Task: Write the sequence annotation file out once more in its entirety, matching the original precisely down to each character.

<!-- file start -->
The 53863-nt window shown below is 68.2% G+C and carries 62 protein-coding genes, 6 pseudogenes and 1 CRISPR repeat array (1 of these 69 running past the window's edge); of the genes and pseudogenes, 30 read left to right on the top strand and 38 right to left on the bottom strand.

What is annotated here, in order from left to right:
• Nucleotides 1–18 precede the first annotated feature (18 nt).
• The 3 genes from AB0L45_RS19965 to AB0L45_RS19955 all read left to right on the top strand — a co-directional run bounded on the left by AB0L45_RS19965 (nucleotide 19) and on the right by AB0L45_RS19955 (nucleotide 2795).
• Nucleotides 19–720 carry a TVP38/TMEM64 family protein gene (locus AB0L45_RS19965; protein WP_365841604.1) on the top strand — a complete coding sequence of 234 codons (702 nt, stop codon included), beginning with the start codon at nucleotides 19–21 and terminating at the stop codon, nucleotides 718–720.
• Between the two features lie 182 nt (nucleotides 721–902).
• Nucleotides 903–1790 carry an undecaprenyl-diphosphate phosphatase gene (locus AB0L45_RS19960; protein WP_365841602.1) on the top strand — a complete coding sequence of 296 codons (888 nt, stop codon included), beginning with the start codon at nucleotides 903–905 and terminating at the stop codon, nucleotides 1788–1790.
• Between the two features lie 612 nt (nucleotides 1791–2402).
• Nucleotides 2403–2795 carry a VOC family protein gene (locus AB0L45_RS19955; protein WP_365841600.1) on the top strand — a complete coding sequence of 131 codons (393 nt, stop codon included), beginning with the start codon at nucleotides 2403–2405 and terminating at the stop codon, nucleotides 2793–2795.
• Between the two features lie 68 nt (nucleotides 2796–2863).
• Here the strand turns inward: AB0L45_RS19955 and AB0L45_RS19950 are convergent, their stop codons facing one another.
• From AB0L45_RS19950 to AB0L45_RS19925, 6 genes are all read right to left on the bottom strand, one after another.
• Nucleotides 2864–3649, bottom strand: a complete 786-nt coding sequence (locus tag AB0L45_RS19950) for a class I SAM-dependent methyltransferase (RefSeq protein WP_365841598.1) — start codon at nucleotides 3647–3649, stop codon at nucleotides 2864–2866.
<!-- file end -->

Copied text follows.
The 53863-nt window shown below is 68.2% G+C and carries 62 protein-coding genes, 6 pseudogenes and 1 CRISPR repeat array (1 of these 69 running past the window's edge); of the genes and pseudogenes, 30 read left to right on the top strand and 38 right to left on the bottom strand.

What is annotated here, in order from left to right:
• Nucleotides 1–18 precede the first annotated feature (18 nt).
• The 3 genes from AB0L45_RS19965 to AB0L45_RS19955 all read left to right on the top strand — a co-directional run bounded on the left by AB0L45_RS19965 (nucleotide 19) and on the right by AB0L45_RS19955 (nucleotide 2795).
• Nucleotides 19–720 carry a TVP38/TMEM64 family protein gene (locus AB0L45_RS19965; protein WP_365841604.1) on the top strand — a complete coding sequence of 234 codons (702 nt, stop codon included), beginning with the start codon at nucleotides 19–21 and terminating at the stop codon, nucleotides 718–720.
• Between the two features lie 182 nt (nucleotides 721–902).
• Nucleotides 903–1790 carry an undecaprenyl-diphosphate phosphatase gene (locus AB0L45_RS19960; protein WP_365841602.1) on the top strand — a complete coding sequence of 296 codons (888 nt, stop codon included), beginning with the start codon at nucleotides 903–905 and terminating at the stop codon, nucleotides 1788–1790.
• Between the two features lie 612 nt (nucleotides 1791–2402).
• Nucleotides 2403–2795 carry a VOC family protein gene (locus AB0L45_RS19955; protein WP_365841600.1) on the top strand — a complete coding sequence of 131 codons (393 nt, stop codon included), beginning with the start codon at nucleotides 2403–2405 and terminating at the stop codon, nucleotides 2793–2795.
• Between the two features lie 68 nt (nucleotides 2796–2863).
• Here the strand turns inward: AB0L45_RS19955 and AB0L45_RS19950 are convergent, their stop codons facing one another.
• From AB0L45_RS19950 to AB0L45_RS19925, 6 genes are all read right to left on the bottom strand, one after another.
• Nucleotides 2864–3649, bottom strand: a complete 786-nt coding sequence (locus tag AB0L45_RS19950) for a class I SAM-dependent methyltransferase (RefSeq protein WP_365841598.1) — start codon at nucleotides 3647–3649, stop codon at nucleotides 2864–2866.